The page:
Report: PGA Tour Bars Players from Competing in Saudi-Backed London Event

Tyler Conway@@jtylerconwayFeatured Columnist IVMay 10, 2022

AL MUROOJ, SAUDI ARABIA - FEBRUARY 05: Phil Mickelson of The USA tees off the second hole during day three of the PIF Saudi International at Royal Greens Golf & Country Club on February 05, 2022 in Al Murooj, Saudi Arabia. (Photo by Oisin Keniry/Getty Images)
Oisin Keniry/Getty Images

The PGA Tour refused to grant permission to players seeking to play in the upcoming LIV Golf Invitational event in England in a memo sent out Tuesday.

Eamon Lynch of Golfweek reported the tour declined the waivers despite there being "a precedent allowing players limited releases for overseas events."

The Saudi Arabia-backed LIV Golf league is launching with a June 11 tournament near London and is seeking to become a PGA Tour competitor. Several golfers, including Sergio Garcia and Phil Mickelson, have been linked to the new league, which has a $255 million total prize fund for its eight tournaments.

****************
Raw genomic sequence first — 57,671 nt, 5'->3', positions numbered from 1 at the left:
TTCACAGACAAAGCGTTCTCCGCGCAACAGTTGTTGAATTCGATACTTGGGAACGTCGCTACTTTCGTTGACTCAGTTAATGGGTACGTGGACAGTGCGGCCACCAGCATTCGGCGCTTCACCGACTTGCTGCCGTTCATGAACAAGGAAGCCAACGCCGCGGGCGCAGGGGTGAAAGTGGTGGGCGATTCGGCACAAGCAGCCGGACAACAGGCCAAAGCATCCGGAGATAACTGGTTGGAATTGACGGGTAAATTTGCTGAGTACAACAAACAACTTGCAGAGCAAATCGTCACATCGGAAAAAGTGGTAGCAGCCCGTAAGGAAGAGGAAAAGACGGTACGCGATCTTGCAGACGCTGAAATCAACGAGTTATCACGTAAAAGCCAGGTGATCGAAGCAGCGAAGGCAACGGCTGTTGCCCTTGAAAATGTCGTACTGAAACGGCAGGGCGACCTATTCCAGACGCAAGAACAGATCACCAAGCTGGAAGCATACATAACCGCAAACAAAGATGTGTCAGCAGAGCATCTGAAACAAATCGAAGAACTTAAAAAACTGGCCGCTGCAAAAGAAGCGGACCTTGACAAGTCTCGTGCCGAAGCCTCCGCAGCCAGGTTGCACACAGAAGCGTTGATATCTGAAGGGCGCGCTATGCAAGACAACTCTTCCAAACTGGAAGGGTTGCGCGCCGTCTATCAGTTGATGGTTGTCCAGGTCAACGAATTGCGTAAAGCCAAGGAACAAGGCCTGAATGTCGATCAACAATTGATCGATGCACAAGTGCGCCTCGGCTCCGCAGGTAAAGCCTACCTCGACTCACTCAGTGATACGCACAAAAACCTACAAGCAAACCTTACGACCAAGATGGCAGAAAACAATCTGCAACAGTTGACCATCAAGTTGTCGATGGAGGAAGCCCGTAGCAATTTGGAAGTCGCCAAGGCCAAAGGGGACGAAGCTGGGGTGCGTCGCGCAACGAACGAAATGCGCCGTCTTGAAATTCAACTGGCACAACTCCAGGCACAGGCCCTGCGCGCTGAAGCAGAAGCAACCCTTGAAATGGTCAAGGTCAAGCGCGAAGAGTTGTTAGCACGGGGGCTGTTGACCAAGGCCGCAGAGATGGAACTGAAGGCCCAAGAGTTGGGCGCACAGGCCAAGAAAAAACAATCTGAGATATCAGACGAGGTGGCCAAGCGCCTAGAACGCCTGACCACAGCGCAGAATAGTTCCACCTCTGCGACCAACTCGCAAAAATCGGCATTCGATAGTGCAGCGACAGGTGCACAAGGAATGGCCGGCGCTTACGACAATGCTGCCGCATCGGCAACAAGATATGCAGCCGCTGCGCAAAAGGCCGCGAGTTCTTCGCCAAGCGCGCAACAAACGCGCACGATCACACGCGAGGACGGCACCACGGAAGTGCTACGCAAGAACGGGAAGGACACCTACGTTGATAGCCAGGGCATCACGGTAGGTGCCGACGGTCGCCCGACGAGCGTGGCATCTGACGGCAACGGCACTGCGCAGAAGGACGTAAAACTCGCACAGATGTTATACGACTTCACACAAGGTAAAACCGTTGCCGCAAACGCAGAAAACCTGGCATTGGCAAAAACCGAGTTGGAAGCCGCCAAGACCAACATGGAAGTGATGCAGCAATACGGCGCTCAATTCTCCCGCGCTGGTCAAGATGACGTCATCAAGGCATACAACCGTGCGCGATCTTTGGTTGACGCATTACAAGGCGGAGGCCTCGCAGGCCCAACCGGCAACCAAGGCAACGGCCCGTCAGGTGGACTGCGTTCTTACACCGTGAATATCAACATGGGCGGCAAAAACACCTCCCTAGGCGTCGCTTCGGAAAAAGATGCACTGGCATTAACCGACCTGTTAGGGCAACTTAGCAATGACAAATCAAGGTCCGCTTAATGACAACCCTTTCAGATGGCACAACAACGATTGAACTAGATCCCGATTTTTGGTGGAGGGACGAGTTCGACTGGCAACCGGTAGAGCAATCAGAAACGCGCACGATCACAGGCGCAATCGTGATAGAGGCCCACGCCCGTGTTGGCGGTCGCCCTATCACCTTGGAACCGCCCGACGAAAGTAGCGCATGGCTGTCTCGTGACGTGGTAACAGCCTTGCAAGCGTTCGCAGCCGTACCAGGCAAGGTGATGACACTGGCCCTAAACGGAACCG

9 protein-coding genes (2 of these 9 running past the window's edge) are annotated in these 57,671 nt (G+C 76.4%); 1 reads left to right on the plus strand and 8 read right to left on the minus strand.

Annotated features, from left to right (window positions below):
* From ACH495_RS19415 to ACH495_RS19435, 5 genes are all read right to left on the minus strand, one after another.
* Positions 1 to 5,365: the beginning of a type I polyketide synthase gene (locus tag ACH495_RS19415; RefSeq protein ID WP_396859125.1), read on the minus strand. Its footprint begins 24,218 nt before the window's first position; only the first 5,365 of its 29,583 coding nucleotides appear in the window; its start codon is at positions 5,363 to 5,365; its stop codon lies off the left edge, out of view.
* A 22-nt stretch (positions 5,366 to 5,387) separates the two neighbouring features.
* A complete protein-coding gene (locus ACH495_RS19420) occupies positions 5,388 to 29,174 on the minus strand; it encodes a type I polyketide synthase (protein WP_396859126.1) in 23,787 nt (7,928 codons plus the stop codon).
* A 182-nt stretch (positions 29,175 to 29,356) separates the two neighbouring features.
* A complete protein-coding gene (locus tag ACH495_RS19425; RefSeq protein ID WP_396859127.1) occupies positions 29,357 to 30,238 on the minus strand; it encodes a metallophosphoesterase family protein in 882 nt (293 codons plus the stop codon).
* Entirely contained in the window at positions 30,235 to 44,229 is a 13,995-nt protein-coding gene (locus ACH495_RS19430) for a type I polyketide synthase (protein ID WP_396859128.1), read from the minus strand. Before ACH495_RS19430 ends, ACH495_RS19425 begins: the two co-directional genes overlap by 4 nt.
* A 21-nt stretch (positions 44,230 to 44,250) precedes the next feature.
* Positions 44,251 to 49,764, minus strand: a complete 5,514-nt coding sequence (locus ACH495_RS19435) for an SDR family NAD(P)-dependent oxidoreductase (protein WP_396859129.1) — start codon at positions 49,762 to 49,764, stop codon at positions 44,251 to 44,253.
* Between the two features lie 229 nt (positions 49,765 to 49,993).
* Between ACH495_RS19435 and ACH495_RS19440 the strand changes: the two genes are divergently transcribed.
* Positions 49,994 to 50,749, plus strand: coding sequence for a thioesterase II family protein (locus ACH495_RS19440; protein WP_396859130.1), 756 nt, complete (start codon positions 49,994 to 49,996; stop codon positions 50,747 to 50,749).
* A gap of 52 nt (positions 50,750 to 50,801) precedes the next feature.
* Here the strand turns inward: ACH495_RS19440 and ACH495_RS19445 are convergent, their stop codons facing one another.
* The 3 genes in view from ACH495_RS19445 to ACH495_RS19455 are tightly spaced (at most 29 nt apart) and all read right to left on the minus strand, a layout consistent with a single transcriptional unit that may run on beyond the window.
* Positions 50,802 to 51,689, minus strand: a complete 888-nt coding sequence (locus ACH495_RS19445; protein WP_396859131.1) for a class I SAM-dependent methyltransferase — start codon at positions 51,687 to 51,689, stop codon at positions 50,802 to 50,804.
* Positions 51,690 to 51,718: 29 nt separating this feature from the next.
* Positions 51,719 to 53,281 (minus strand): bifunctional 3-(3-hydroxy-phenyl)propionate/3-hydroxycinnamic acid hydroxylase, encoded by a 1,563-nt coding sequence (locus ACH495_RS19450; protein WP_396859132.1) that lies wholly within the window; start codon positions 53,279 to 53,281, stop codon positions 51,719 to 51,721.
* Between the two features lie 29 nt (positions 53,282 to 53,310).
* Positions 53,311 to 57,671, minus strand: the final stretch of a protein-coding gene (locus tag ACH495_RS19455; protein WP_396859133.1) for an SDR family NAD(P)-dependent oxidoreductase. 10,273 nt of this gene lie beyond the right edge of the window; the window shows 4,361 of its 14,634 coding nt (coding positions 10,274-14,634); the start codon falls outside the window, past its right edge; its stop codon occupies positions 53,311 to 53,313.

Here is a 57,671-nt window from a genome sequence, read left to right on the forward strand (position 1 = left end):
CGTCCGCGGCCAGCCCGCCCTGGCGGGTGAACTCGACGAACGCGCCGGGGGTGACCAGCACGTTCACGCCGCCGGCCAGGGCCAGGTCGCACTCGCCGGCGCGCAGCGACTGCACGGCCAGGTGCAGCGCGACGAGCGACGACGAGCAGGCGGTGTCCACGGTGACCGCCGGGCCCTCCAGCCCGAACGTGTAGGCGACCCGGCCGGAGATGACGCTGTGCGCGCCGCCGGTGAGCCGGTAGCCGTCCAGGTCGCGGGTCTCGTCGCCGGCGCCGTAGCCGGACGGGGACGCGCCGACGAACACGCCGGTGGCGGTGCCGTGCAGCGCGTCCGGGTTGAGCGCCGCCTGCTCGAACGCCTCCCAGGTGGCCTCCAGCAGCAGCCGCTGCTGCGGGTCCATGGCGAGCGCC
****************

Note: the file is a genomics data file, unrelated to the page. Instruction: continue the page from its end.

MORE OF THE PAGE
Controversy has surrounded LIV Golf in large part because of its relationship with the Saudi government. Mickelson took widespread criticism for his comments on the Saudi government's human rights violations in a conversation with Alan Shipnuck.

"They're scary motherf--kers to get involved with," he said. "We know they killed [Washington Post reporter and U.S. resident Jamal] Khashoggi and have a horrible record on human rights. They execute people over there for being gay. Knowing all of this, why would I even consider it? Because this is a once-in-a-lifetime opportunity to reshape how the PGA Tour operates."

Mickelson has since apologized. However, the comments did massive damage to his reputation and also led to some players backing out of the venture.

"There's no question [Mickelson's comments] hurt," legendary golfer Greg Norman, who serves as the president of LIV Golf, told ESPN's Mark Schlabach. "It hurt a lot of aspects. It hurt the PGA Tour. It hurt us. It hurt the game of golf. It hurt Phil. So yeah, across all fronts. It wasn't just specifically to us. But it definitely created negative momentum against us."

The tour declining to allow players an exemption for the upcoming LIV event draws a clear line in the sand. It's possible, if not likely, some players ignore the ruling of the tour and choose to play anyway.

It will be interesting to see what repercussions come from those players.